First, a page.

Featherstone: Occupy Wall Street must raise its voice again
It's been two years this week since protesters -- far more than organizers expected -- showed up at lower Manhattan's Zuccotti Park and declared their intention to "Occupy Wall Street."
Throughout the fall of 2011, many slept in the park, were arrested and marched. They were protesting the fact that our finance sector -- and the small upper class that profits from it -- has hogged our society's resources, seeing far greater economic gains than everyone else, and dominated our politics.
The message resonated across the country.
Occupy did not change our reality, but it did change our political rhetoric, especially here in New York City.
Everywhere during this mayoral election, we have heard the terms "99 percent" and "1 percent," phrases invented and popularized by Occupy. Besides being comfortable with that language, Bill de Blasio articulated a polite version of Occupy Wall Street's critique: The rich need to pay more taxes, and it's high time they stopped making all the decisions.
De Blasio decried inequality, describing a New York that has beome "two cities" -- the haves and the have-nots.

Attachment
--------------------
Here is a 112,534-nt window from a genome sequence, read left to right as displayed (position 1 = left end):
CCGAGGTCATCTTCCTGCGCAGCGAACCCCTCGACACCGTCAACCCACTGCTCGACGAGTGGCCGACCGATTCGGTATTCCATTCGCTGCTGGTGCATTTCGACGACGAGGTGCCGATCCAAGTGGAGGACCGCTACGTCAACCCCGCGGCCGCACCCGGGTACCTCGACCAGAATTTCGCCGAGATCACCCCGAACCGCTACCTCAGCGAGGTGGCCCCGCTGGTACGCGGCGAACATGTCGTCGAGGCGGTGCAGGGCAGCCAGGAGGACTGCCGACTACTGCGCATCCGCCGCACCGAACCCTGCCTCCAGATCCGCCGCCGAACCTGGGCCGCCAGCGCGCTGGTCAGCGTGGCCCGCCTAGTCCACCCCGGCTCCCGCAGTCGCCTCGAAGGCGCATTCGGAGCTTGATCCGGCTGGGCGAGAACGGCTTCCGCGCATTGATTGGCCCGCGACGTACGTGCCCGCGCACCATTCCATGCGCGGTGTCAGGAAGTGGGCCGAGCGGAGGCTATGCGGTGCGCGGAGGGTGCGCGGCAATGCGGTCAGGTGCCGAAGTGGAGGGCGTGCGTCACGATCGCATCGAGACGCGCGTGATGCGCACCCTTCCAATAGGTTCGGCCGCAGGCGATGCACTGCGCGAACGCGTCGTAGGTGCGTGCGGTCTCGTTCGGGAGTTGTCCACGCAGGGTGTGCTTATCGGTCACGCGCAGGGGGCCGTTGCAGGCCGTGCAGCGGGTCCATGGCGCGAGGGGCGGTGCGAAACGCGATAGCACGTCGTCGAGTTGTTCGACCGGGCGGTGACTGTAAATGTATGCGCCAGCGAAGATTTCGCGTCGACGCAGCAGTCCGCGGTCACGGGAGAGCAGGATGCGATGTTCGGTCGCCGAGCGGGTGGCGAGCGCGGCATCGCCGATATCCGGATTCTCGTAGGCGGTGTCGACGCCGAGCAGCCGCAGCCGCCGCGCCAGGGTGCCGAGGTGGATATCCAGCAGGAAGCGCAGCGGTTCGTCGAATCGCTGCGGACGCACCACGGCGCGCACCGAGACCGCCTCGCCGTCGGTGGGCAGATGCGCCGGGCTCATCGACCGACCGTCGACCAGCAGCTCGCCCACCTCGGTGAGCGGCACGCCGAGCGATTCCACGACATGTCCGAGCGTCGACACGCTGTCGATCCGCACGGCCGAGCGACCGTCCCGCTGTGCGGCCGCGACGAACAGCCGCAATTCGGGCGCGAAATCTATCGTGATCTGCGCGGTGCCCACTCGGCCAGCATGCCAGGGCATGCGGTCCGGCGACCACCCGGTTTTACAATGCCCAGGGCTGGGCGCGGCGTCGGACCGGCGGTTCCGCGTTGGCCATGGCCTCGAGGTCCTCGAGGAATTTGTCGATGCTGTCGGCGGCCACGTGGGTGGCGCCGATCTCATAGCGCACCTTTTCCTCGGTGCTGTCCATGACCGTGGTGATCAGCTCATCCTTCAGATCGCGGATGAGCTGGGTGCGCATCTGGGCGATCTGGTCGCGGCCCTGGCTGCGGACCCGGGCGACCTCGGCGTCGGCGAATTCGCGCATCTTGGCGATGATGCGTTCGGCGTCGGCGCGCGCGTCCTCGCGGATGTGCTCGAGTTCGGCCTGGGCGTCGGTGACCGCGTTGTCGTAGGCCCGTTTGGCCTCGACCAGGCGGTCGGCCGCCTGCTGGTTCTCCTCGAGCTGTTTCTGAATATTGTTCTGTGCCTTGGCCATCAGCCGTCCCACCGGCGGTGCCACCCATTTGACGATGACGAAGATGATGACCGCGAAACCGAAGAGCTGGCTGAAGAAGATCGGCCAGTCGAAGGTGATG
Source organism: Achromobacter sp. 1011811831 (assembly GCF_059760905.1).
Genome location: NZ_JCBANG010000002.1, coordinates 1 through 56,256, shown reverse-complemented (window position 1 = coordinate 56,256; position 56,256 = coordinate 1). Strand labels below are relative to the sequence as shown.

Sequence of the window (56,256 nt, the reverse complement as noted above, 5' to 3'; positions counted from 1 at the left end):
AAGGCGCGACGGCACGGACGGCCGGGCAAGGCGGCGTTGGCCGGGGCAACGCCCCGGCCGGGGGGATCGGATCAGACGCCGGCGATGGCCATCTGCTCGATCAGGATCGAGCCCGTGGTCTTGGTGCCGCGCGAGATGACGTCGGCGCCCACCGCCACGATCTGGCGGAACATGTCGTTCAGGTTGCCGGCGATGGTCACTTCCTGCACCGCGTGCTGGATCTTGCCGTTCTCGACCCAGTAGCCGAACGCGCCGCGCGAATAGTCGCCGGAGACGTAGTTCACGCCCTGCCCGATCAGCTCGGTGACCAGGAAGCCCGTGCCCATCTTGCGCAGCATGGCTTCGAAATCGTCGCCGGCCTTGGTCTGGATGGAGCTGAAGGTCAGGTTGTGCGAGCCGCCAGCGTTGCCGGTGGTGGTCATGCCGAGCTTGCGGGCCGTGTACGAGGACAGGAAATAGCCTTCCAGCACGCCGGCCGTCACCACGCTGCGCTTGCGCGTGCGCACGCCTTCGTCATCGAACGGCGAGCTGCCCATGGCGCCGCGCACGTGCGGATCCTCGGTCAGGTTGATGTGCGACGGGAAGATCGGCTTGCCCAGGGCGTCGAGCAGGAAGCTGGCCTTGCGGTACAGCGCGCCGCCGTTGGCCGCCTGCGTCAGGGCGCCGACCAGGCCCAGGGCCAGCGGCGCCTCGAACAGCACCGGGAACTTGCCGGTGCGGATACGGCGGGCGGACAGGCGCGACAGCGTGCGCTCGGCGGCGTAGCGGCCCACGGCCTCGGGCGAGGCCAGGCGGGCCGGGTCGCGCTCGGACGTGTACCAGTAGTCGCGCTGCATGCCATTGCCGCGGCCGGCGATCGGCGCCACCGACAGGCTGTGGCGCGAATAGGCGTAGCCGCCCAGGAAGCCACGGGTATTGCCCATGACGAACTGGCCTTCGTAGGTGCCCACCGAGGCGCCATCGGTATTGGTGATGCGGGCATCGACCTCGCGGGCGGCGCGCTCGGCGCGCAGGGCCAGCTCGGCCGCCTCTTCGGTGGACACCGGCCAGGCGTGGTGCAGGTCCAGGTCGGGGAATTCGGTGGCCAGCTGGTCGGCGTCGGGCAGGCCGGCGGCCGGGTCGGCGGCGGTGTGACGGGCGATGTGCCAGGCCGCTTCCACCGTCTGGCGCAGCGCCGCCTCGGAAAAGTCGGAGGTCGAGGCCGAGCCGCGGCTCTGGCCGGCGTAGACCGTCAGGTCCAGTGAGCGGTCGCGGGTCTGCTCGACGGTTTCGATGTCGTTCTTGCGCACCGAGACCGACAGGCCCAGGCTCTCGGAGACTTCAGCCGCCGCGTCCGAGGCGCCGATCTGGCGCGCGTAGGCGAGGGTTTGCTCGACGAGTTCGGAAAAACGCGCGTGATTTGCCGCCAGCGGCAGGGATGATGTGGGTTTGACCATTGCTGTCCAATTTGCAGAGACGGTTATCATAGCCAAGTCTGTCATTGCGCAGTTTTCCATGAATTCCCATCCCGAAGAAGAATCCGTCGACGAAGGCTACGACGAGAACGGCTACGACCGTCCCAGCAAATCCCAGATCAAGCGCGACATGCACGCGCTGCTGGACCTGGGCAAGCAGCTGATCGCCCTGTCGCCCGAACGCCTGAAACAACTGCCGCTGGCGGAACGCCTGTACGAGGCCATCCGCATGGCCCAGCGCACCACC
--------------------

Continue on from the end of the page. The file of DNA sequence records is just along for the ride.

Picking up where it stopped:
He won the Democratic primary decisively, and is overwhelmingly likely to become mayor.
For many people who want to see New York City's poor, working and middle classes get a better shake, this looks like a happy ending -- but it's only a beginning.
For any of de Blasio's Occupy language to become policy, the movement has to come back. It doesn't have to take the form of people sleeping in Zuccotti Park, but it has to be as visible, catchy and inviting to the public as Occupy Wall Street was. Tuesday's anniversary events were a start. It also has to be as scary, annoying and unsightly to those in power. It has to be all those things, and it has to grow.
Without that kind of organized, visible movement, who will a Mayor de Blasio listen to? Real estate developers and financiers, just like any New York City mayor. He's a Democratic politician, not Mother Teresa. He will listen to people with power.
That means if the 99 percent want to be more than a talking point, we'll have to organize -- and become a nuisance to the 1 percent -- once again.
Liza Featherstone lives and writes in Clinton Hill, Brooklyn.